Tag Archives: diarrhea

Trends in Food Allergy Research

Study: Trends in Food Allergy Research by JUNKO SHIMADA (Life Science and Medical Research Unit)

This week is “National Healthy Eating Week” and I wanted to share with all of you some important insights related to food allergy research. A study conducted by Junko Shimada at the Life Science and Medical Research Unit, regarding important trends in food allergies suggests that the incidence of allergic diseases such as food allergy, atopic dermatitis, bronchial asthma and cedar pollenosis continues to increase in developed countries such as the United States. In particular, food allergy, which is often developed during infancy, and can affect a child’s growth or trigger an “allergic march,” or in other words, the progressive development of multiple allergies.

Currently, it is estimated that over 15 million Americans suffer from food allergies and food sensitivity. Data has also shown that 1 in 13 children are affected by at least 1 food allergy in their lifetime. Now you may be wondering what exactly is a food allergy? Food allergy is an exaggerated immune response induced by the misrecognition of orally ingested food as a foreign substance. Some of the most common food allergies include but are not limited to: eggs, milk, wheat, beans, buckwheat, fruit, seafood and meat. The development of food allergy involves both genetic and environmental factors such as pollution, food contamination, and chemical preservatives added to the different food products. Food allergies cause a hypersensitive reaction that damages our various systems, with symptoms that can include diarrhea, abdominal pain, hives and eczema. Severe cases of food allergy can induce anaphylactic shock, which may lead to death. The best way to stay safe and healthy is to become aware of potential existing allergies and food sensitivities by getting tested! If you would like to learn more information regarding this topic or if you’d like to get tested you can call our office at Seattle Naturopathic and Acupuncture Center and our team we’ll be happy to help you schedule an appointment.


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Filed under Allergies, Arthritis, Digestion, Eczema, epigenetic, fatigue, Food allergy, headaches, IBD, IBS, Leaky gut syndrome, Weight Loss

How can probiotics benefit you?

Years of antibacterical overuse, in everything from soup to toothpaste, have left our “good” gut bacteria severely compromised. The thriving population of these bacteria helps not only our digestion, but overall immunity as well. By reinforcing these strong gut soldiers, called probiotics, we strengthen from the inside our defenses against bad bugs, yeast, and other intestinal infections.

Many delicious foods have high levels of these beneficial bacteria, including yogurt, miso, and fermented and unfermented milk. Unfortunately, many of these foods are an acquired taste, and if you don’t appreciate the sour tang, you might not get their health benefits.

A recent meta-analysis of 31 randomized, placebo-controlled studies, published in the World Journal of Gastroenterology, found the probiotic S. boulardii could be “strongly recommended for the prevention of antibiotic-assoicated diarrhea and traveler’s diarrhea. Plenty of promising research suggests that probiotics can:

  • keep harmful pathogens from implanting in the intestinal wall
  • improve the function of the mucous lining of the intestinal tract
  • help manage symptoms of IBS
  • help recover from intestinal, vaginal, urinary tract infections
  • help prevent and reduce severity of colds and flu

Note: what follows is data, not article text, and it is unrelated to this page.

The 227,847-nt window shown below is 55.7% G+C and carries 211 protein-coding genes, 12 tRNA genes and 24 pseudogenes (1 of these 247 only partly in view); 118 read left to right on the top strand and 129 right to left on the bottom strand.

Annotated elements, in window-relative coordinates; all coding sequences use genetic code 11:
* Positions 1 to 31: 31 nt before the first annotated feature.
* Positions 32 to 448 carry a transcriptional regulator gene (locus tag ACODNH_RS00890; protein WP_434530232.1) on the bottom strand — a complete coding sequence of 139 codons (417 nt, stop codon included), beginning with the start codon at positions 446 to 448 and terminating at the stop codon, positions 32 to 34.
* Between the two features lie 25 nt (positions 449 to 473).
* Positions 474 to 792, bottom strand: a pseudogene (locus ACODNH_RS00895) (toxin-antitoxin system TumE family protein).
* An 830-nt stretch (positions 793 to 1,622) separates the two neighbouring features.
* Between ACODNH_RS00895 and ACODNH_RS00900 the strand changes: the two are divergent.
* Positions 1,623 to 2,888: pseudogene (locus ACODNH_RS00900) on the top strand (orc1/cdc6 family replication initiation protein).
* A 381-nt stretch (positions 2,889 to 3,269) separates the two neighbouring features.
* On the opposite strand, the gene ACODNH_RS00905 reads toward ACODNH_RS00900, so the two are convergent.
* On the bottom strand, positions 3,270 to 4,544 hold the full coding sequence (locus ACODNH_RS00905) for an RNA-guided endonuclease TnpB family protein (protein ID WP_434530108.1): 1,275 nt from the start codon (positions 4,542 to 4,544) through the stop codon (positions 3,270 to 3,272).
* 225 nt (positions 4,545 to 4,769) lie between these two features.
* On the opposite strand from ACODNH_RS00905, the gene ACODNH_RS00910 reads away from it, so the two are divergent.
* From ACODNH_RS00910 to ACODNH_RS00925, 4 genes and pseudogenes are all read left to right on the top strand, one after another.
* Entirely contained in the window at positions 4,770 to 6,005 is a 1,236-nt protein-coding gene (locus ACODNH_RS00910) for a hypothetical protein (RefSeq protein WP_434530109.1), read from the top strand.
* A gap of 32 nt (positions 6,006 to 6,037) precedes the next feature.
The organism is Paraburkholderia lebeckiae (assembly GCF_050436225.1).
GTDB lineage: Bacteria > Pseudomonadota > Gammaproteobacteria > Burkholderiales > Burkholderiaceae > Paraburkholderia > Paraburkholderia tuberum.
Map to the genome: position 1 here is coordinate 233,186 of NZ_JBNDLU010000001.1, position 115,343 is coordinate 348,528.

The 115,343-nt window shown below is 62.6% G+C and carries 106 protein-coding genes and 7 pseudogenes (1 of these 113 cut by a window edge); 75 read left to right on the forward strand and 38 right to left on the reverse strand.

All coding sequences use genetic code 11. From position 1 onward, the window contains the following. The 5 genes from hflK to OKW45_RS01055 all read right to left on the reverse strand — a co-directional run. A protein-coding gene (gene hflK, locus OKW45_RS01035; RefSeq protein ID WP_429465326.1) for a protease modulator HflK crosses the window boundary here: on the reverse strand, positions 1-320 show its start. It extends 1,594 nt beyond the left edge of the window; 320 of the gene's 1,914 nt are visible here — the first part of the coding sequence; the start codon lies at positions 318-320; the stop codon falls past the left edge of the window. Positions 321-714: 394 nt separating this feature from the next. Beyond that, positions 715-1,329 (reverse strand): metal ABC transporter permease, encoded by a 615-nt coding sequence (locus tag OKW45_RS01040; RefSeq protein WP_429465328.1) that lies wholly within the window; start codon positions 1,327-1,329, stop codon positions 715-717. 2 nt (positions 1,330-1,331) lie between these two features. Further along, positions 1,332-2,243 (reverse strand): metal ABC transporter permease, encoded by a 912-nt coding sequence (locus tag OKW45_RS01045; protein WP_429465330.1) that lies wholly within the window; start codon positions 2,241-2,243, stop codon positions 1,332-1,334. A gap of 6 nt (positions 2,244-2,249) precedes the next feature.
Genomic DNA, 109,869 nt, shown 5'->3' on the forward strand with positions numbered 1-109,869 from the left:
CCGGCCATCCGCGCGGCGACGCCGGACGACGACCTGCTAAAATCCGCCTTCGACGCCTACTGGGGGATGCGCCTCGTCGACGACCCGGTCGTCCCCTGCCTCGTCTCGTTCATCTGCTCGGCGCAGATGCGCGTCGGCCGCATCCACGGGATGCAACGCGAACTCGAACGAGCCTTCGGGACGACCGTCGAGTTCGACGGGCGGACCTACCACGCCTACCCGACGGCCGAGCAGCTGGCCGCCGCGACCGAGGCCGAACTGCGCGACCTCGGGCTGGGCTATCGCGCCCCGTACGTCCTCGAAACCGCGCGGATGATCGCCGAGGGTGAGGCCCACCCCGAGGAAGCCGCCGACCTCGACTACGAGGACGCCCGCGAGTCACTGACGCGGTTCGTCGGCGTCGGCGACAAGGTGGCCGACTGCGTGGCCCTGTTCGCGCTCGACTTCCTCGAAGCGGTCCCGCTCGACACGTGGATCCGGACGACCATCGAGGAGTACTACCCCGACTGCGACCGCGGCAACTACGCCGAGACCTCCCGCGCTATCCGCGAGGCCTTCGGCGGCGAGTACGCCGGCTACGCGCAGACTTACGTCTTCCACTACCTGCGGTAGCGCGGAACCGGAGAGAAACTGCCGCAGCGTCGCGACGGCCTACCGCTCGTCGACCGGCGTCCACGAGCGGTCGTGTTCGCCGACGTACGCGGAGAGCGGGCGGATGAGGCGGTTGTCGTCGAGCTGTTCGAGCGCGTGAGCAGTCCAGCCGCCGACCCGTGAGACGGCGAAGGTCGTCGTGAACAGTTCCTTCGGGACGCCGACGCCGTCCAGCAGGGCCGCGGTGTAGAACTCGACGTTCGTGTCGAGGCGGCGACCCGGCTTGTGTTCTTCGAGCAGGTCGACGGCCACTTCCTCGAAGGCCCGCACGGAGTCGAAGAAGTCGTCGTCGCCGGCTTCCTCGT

With the various benefits of probiotics, one should definitely try to incorporate more foods that are high in beneficial bacteria into the diet, or simply spend 5 minutes and picking out a bottle at the store. High-quality probiotics supplements are generally available in the refrigerated sections of your health food store.


Filed under Digestion, Eczema, Food allergy, IBS, Leaky gut syndrome

What temperature water do you drink?

We all know that water is good for us, but often most of us don’t give it too much thought of what temperature water is best for our health.

The temperature of water you drink matters. It matters more to those who experiences digestive complaints including indigestion, gas/bloating, constipation, diarrhea. Most would agree that our stomach/small intestine take on the responsibilities of breaking foods into smaller particles and ensuring proper digestion of food and absorption of various crucial nutrients. Their actions are similar to what a stove does for us (yes, a stove from you kitchen). A stove provides energy to cook food to ensure foods are properly digested. The cooking process essentially helps to break down the fibers of meat and vegetables. Now, imaging pouring some ice cold water into a pot of food you have been heating for a while, it will admittedly takes longer and more energy for the pot to heat up again and continue to cook. Similar to our digestive system, the body spends so much energy in heating (digesting) the food we eat. By drinking icy cold water, it immediately slows down the digestive system, preventing proper digestion and absorption. Without proper digestion and absorption of vital nutrients, the body does not have of the resources and building blocks to regenerate, rejuvenate and heal. In the long run, it will put a burden on the other parts of the body. If you are experiencing digestive complaint, consider trying to switching to warm temperature or warm water. Avoid cold or ice water when possible.

On a side note, there are many very powerful reasons to drink lots of water every day. There’s a quick reminder:

1. Weight loss. First of all because it often replaces high-calorie drinks like soda and juice and alcohol with a drink that doesn’t have any calories. But it’s also a great appetite suppressant, and often when we think we’re hungry, we’re actually just thirsty. Water has no fat, no calories, no carbs, and no sugar.